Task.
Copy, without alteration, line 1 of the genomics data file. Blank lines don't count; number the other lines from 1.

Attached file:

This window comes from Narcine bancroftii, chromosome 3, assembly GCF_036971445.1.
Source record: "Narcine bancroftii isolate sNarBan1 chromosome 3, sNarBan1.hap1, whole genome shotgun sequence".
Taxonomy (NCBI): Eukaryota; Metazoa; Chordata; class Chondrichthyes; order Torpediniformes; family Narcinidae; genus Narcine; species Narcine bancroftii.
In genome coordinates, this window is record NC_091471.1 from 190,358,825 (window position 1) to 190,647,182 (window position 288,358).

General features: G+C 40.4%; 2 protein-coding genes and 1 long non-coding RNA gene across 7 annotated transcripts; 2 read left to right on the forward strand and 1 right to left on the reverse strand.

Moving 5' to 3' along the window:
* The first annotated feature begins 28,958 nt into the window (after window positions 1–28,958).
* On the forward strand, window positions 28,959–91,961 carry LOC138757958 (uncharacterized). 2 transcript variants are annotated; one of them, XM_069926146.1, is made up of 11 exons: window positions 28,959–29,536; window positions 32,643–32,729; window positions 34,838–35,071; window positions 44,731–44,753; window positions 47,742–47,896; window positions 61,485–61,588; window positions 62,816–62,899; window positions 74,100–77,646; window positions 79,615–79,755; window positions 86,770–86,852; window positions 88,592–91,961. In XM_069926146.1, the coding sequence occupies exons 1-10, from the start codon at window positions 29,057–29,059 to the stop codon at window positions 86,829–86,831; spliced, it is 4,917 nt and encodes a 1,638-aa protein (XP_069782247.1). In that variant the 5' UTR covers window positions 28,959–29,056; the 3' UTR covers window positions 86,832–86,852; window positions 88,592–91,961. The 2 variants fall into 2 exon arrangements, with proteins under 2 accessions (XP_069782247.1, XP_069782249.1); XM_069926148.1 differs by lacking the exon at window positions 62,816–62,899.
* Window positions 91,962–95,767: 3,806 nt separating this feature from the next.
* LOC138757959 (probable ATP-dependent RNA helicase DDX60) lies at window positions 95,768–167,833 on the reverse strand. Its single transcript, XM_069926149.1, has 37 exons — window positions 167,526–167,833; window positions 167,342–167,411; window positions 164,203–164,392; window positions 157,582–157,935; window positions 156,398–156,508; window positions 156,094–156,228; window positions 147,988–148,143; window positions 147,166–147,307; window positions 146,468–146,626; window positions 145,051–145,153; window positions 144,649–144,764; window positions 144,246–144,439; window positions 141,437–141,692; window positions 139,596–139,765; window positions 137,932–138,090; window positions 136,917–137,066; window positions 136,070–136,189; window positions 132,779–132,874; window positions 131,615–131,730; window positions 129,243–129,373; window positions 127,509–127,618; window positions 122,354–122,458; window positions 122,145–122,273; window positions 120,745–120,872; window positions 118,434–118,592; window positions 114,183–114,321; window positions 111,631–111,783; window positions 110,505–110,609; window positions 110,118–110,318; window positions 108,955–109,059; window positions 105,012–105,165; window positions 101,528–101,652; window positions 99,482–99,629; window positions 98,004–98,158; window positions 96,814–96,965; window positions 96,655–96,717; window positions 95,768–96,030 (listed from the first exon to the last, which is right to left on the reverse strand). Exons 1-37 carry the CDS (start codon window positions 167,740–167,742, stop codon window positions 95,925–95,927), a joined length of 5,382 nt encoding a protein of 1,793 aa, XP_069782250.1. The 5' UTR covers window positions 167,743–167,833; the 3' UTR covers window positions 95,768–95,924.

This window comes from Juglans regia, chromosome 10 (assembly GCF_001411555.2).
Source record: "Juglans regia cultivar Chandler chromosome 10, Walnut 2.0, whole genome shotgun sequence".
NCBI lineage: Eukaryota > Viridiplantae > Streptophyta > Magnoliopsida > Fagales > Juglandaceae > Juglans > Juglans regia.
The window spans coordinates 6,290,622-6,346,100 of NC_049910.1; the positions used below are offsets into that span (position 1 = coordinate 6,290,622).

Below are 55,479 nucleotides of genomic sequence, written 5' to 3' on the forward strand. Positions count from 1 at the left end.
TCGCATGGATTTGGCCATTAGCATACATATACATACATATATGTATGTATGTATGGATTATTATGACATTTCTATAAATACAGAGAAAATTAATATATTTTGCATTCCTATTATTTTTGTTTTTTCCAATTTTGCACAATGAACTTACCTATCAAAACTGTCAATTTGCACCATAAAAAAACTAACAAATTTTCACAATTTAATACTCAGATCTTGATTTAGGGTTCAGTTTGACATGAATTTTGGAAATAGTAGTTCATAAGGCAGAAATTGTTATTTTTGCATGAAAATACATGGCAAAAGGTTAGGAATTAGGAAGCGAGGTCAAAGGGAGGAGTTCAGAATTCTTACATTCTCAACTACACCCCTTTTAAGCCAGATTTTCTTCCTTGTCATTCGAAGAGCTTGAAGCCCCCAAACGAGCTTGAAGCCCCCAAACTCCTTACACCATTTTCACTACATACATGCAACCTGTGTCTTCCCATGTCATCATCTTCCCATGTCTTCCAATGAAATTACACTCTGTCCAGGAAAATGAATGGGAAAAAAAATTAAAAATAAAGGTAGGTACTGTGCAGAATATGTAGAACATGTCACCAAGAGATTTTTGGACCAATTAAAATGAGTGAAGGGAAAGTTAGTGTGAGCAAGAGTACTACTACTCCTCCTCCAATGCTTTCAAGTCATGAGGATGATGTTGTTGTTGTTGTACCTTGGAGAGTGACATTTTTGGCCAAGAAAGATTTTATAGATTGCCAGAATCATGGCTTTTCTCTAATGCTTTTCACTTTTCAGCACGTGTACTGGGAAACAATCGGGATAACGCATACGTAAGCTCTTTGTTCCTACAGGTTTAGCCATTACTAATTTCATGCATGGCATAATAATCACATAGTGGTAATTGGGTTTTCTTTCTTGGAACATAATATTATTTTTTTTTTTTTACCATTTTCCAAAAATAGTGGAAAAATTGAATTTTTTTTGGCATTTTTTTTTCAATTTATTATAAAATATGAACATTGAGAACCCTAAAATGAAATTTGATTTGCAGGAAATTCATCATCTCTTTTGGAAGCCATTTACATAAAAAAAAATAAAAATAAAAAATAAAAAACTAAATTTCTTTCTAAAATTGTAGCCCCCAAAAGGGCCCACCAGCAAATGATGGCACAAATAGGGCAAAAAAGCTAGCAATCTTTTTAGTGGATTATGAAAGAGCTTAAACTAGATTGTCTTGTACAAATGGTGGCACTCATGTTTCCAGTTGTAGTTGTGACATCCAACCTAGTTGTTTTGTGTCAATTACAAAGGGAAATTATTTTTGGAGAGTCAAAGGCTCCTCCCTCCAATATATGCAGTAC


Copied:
This window comes from Narcine bancroftii, chromosome 3, assembly GCF_036971445.1.